Thursday, May 26

Shokupan is the anti-sourdough: the rise of Japanese milk bread | Australian food and drink

Reiji Honor grew up eating soft white bread in Singapore and Japan. When he and his family moved to a rural Australian town in 2005, the closest they could get to shokupan (Japanese milk bread) was white bread from Brumby’s Bakery.

“My mother, who is Japanese, would buy a whole loaf and cut thick slices. But it was never the same again. There is a subtle sweetness to shokupan that does not exist in white bread. “

An 'iso sando' made with shokupan, karaage, Korean black sauce, cos, cucumber, onion cream, and garlic chips, served by Melbourne's Hibiki Cafe.
An ‘iso sando’ made with shokupan, karaage, Korean black sauce, cos, cucumber, onion cream, and garlic chips, served by Melbourne’s Hibiki Cafe. Photography: HIBIKI

When Honor opened her cafe, Hibiki, in Melbourne in 2018, he says, “We had shokupan in our coffee from day one … I love the thick cut, smooth texture and sweet, milky taste.”

Australian bread preferences tend to lean towards more palatable breads like sourdough. In this $ 2.7 billion industry, market research firm IbisWorld has found that mixed grain bread, whole wheat and rye bread products now account for 33.5% of revenue. Even traditional white rolls (37.6% of the industry) are increasingly made with added fiber, such as cereals and nuts.

Shokupan is an atypical bread. Yu Nakagawa, who until recently ran the Japanese bakery Sweets and Loaves in Brisbane, explains: “If we put dough at one end of the spectrum of sweetness for bread with brioche at the other and white bread in the middle, shokupan is in between the brioche. and white bread. . “She says” it should be light and stretchy, not doughy. “

“If you push it or when you bite it, there must be some resistance. Shokupan should never be soft, ”says Nakagawa.

Achieving this result requires a very specific baking technique. “Shokupan has butter, milk and / or cream in the dough,” says Leo Lee of Bakemono Bakers, which opened in Melbourne in 2020. This addition gives it its English name, milk bread, as well as “higher fat content compared to a typical white bread. It is also made using the yudane method, which is a water roux made by mixing a portion of the dough with hot water. The result is a soft interior with a fluffy, slightly chewy texture and a fine fragrant crust. “

Perhaps due to the relative scarcity of shokupan, it is not uncommon to see long lines of customers waiting outside Bakemono Bakers for their chance to grab a bite to eat. Azuki Bakery, in Sydney’s inner west, is equally popular.

Honor links interest in shokupan with Australians’ familiarity with Japan as a holiday destination. In 2019, Japan was in the top 10 most popular tourist destinations for Australians. “Bread is a standard breakfast food in Australia and Japan. Shokupan is uniquely Japanese, but it is also familiar to Australians. “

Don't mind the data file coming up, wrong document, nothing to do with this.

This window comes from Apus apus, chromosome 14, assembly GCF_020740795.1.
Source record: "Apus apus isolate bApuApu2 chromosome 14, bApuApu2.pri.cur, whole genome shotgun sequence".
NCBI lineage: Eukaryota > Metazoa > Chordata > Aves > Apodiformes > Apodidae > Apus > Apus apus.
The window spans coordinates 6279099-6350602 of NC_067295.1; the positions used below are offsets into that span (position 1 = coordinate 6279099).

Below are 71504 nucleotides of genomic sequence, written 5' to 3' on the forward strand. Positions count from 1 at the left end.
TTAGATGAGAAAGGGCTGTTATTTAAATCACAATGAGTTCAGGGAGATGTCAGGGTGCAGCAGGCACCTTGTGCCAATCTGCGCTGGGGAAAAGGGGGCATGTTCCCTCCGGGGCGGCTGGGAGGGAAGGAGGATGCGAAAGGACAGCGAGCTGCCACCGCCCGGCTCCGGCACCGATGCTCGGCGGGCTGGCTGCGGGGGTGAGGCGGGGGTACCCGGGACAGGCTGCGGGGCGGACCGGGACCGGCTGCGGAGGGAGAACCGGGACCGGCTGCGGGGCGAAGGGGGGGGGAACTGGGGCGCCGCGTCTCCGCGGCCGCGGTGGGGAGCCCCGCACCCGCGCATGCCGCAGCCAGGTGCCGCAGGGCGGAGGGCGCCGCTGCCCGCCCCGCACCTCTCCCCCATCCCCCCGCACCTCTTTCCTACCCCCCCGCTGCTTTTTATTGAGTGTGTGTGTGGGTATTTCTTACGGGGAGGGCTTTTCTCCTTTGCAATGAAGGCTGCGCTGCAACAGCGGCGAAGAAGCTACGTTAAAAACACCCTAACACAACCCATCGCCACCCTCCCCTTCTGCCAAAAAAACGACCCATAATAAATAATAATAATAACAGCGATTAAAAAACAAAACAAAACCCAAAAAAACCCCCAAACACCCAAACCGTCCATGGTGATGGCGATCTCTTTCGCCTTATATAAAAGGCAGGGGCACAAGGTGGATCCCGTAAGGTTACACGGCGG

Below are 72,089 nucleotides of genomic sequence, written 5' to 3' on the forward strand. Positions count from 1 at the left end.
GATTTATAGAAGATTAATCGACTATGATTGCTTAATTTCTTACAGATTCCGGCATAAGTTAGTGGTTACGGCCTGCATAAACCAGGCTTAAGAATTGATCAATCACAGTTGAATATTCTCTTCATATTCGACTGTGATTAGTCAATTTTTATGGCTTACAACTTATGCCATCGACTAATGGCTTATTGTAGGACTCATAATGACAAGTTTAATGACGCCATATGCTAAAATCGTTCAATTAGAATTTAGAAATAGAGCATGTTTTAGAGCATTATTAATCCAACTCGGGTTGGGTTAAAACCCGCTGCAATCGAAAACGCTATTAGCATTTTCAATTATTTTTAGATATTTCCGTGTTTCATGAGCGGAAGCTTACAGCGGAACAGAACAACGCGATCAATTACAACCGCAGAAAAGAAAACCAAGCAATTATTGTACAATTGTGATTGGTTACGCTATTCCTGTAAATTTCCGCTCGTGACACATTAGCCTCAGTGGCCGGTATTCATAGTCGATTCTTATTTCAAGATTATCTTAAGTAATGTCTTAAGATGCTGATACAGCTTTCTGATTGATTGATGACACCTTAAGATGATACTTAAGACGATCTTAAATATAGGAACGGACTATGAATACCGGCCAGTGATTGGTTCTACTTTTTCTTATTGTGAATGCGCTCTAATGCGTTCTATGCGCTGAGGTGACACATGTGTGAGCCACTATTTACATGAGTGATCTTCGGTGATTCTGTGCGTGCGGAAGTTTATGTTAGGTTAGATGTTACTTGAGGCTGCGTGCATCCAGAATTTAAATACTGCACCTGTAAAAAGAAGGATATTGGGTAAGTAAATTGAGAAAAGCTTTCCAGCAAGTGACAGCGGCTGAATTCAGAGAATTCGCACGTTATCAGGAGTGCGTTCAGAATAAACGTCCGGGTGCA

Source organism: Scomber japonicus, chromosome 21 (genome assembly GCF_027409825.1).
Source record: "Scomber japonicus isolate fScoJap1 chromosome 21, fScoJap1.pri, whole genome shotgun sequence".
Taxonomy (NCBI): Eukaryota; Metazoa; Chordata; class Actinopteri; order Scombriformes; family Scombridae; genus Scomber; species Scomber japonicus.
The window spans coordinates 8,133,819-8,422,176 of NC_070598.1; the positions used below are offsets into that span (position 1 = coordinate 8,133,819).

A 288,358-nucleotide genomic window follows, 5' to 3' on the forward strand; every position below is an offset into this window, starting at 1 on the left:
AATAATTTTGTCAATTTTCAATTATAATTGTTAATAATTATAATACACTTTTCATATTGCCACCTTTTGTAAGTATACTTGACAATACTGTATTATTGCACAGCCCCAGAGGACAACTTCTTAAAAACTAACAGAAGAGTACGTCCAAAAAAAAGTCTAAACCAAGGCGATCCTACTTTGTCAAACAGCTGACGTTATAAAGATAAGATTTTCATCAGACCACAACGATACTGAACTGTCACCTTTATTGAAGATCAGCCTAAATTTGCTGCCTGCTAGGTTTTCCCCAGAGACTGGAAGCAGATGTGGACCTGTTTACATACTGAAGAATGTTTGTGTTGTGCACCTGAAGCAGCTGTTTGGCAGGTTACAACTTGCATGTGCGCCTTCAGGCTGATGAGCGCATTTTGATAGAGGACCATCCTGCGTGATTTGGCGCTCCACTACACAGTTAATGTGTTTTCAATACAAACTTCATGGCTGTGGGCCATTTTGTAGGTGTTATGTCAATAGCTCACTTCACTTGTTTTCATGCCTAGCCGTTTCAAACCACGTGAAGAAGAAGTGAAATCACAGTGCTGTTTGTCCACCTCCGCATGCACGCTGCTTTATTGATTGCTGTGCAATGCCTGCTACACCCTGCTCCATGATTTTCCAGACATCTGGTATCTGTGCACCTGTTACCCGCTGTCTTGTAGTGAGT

The smoothness of shokupan highlights the different role bread plays in Japanese cuisine. In European culinary traditions, bread is typically used as a base for sandwiches or for scrubbing soups. Therefore, the bread had to be dense and chewy, to prevent it from becoming soggy when immersed in liquids. But in Japan, soups are eaten with rice or noodles, while curry is paired with rice. So instead of being part of a main meal, bread in Japan is treated more like a snack.

Japanese-style sweet fruit sando.
Japanese-style fruit salad made with seasonal fruit and cream. Photograph: Dariia Chernenko / 500px / Getty Images / 500px Plus

Fruit sandos, for example, are a highly photogenic treat that sits somewhere between afternoon tea and dessert. According to Pureephat Kraikangwan, chef of a Japanese-inspired cafe Sandoitchi In Sydney, fruit sandos are a take-out food in Japan, available in vending machines and convenience stores. “In our Sydney café, we make our fruit sandos with cream, seasonal fruits like strawberry or mango, with a little yuzu to remove the creaminess.”

Sandoitchi restaurant in Surry Hills, NSW
Sandoitchi restaurant in Surry Hills, NSW Photograph: Blake Sharp-Wiggins / The Guardian

But shokupan is also a base for savory snacks. Kraikangwan explains that when shokupan is fried, the inside still remains soft but the outside becomes crisp enough to hold semi-liquid fillings. Instead of serving bread alongside a curry dish, a serving of kare pan sees a fried shokupan roll, with Japanese curry inside, almost like a fluffy cake.

The final differentiating factor for shokupan is the thick-cut slices, a by-product of Japanese appliances. Nakagawa recalls visiting Japan, where even an average hotel room would include a multi-functional oven that can toast bread. “I don’t think I’ve ever seen a conventional toaster in Japan. The hotel oven is like a grill and you can slide the bread into it horizontally, so you can have really thick bread. “

Lee echoes this sentiment and gives a simple idea of ​​how thick we should cut our shokupan bread. “If it fits in a pop-up toaster, it’s too thin!”

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